Rights of the Fired Employee
Employment at Will
In Louisiana, you may be fired for any reason, or no reason, unless:
- you have a contract of employment for a specific length of time; or
- are a union member with a collective-bargaining agreement.
However, you cannot be fired for a reason protected by federal or state law. These protected reasons are called exceptions to the “employment at-will” doctrine.
Exceptions to the At-Will Doctrine
There are too many exceptions in state and federal laws to list here. One of the major exceptions forbids any adverse employment action - not just discharge - based on discrimination because of the employee's race, color, sex, pregnancy, age, national origin, religion, handicap or disability. Some parishes or cities may protect against other kinds of discrimination (for example, sexual orientation in Orleans Parish).
Many other laws protect employees from retaliation for certain actions. A few examples include:
- exercising statutory rights by complaining about discrimination;
- filing a workman's compensation claim;
- union activities;
- complaining about environmental violations;
- making an OSHA complaint;
- taking jury duty; and
- whistle-blowing activity.
Talk with a Lawyer
It is best to consult with a lawyer when you are fired. A lawyer will review your evidence to see if you have a case and will know if other laws protect you. A lawyer also may be able to help you with other legal problems that may come with losing your job.
In some cases, you may be able to file directly in federal or state court. In most cases, you have to "exhaust administrative remedies" first. This means that usually before going to court, you have to file a grievance or charge with a government agency which will investigate your complaint. Talk with a lawyer if you are not sure what to do.
Follow internal grievance procedures, if your employer had any. File a grievance with your union if you are covered by a collective-bargaining agreement. File a complaint with your employer's Equal Employment Opportunity representative if you are a federal employee or a civil service worker.
You also may file a charge with the Louisiana Commission on Human Rights or the Equal Employment Opportunity Commission (EEOC) to preserve your federal and state rights. The EEOC investigator represents the federal government and not you. Most employers have a lawyer during the EEOC process. It is best to get a lawyer if you can. The New Orleans EEOC Field Office number is 1-800-669-4000 (1-800-669-6820 TTY).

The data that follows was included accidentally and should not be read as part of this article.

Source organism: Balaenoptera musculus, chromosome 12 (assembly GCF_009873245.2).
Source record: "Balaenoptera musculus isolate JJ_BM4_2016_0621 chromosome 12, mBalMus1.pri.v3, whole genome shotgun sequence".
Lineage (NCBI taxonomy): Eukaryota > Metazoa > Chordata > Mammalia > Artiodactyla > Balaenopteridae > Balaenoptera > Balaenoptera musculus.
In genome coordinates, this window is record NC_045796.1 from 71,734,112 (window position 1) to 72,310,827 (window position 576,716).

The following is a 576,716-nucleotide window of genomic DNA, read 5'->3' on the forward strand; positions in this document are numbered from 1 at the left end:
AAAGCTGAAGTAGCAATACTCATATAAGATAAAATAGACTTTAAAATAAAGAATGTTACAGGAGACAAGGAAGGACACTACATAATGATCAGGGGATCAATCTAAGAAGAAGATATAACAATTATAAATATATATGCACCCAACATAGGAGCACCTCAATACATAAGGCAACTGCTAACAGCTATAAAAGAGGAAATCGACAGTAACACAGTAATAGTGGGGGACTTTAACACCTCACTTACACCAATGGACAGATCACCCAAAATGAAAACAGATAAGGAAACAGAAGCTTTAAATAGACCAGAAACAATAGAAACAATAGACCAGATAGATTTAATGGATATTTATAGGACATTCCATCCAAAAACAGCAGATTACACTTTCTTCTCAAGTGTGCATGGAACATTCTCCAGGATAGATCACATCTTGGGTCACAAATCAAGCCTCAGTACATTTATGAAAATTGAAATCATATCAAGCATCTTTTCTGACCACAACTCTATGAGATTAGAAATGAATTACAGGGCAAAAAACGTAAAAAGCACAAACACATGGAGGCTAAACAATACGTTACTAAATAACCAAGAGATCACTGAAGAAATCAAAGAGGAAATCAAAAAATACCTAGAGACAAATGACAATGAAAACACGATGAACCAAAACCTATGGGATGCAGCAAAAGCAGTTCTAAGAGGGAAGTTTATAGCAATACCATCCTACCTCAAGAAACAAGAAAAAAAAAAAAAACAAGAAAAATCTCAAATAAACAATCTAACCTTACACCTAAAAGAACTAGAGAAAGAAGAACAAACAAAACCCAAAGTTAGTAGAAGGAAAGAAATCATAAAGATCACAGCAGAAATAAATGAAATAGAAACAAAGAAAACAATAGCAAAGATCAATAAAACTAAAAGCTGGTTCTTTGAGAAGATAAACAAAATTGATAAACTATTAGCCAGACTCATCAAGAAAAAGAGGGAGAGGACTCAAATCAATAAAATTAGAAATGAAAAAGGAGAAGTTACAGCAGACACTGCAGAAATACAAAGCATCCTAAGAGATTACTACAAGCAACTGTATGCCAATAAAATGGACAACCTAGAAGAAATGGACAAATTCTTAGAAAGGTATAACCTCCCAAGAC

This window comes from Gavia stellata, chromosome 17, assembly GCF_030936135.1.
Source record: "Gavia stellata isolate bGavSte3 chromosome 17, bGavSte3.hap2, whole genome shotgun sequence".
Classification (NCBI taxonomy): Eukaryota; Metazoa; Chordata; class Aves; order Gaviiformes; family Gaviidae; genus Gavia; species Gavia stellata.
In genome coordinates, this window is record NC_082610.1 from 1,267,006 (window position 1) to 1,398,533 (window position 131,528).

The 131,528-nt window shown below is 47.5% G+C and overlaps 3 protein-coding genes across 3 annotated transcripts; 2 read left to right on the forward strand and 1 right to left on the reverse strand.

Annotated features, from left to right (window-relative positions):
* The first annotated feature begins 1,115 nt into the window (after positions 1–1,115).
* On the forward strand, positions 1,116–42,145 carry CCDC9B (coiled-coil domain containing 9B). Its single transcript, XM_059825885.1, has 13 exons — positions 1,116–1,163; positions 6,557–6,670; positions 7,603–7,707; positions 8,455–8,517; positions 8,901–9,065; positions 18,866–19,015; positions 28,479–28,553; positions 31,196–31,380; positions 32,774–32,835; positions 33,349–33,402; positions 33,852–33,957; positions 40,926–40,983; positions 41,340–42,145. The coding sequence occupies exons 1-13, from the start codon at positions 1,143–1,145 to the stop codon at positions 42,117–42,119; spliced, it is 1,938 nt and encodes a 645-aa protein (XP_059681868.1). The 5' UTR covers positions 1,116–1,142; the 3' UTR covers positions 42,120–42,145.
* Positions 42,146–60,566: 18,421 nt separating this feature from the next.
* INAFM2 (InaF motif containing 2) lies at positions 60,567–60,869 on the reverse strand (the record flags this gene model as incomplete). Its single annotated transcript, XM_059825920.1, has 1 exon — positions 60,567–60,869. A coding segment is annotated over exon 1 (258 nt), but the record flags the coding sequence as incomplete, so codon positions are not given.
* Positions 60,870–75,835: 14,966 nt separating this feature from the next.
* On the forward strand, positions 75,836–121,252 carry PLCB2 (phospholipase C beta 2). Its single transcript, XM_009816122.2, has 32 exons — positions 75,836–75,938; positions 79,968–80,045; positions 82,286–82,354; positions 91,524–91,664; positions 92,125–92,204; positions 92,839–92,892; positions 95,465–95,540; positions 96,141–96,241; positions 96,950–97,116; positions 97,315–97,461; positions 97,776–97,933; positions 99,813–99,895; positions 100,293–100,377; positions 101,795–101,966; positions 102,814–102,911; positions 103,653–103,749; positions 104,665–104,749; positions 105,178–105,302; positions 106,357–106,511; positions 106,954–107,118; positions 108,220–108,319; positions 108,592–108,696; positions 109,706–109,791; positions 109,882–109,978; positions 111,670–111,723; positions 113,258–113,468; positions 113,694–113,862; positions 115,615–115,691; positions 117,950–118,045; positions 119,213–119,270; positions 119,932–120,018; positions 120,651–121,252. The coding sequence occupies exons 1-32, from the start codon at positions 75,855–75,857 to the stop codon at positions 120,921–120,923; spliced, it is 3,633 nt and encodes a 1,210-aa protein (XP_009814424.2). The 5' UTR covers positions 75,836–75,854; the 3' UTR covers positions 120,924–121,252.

If you are in a union, check your collective-bargaining agreement immediately. You may have only a few days to file a grievance.
You have 180 days to file a charge with the Louisiana Commission on Human Rights or with the EEOC. You have 180 days to file a breach of contract claim if you are in a union. You have 90 days after receipt of a right to sue letter from the EEOC to file a lawsuit in federal court and you have one year to file a lawsuit in state court. Time limits run from when you get notice of the adverse job action, not its effective date. These time limits run whether or not you have filed a claim with the EEOC. Your state rights expire in one year even if the EEOC is still investigating the case.
Going to Court
At some point, you must file a lawsuit in the right court or forever lose your rights on a claim. If you have a lawyer, be sure to ask what the time limit is for your case.
If you win your case, you should be put in the same financial position you would have been in if not for the discriminatory conduct of the employer. This includes back pay, reinstatement or front pay, attorney's fees and costs. Some kinds of claims also will allow you to recover what are called "compensatory damages." These include pain and suffering; mental anguish; embarrassment; humiliation; and loss of reputation.
Some federal claims also will allow additional money awards if you prove that the employer acted "with malice or reckless indifference" to, or with "willful disregard" of, your federally protected rights.
Costs of Going to Court
If you lose your case, the court may award the employer his or her costs in the case. This means that you would be responsible to pay the employer's filing fees, deposition costs and some of the copy costs. The court also may order each side to pay its own costs. The costs can be thousands of dollars.
This brochure, prepared by the Public Information Committee of the Louisiana State Bar Association, is issued to inform and provide general information, not to advise. If you have a specific legal problem, you should not try to apply or interpret the law without the aid of an attorney who knows the facts because the facts may change the application of the law.
For further information, contact:
Louisiana State Bar Association
601 St. Charles Ave.
New Orleans, LA 70130-3404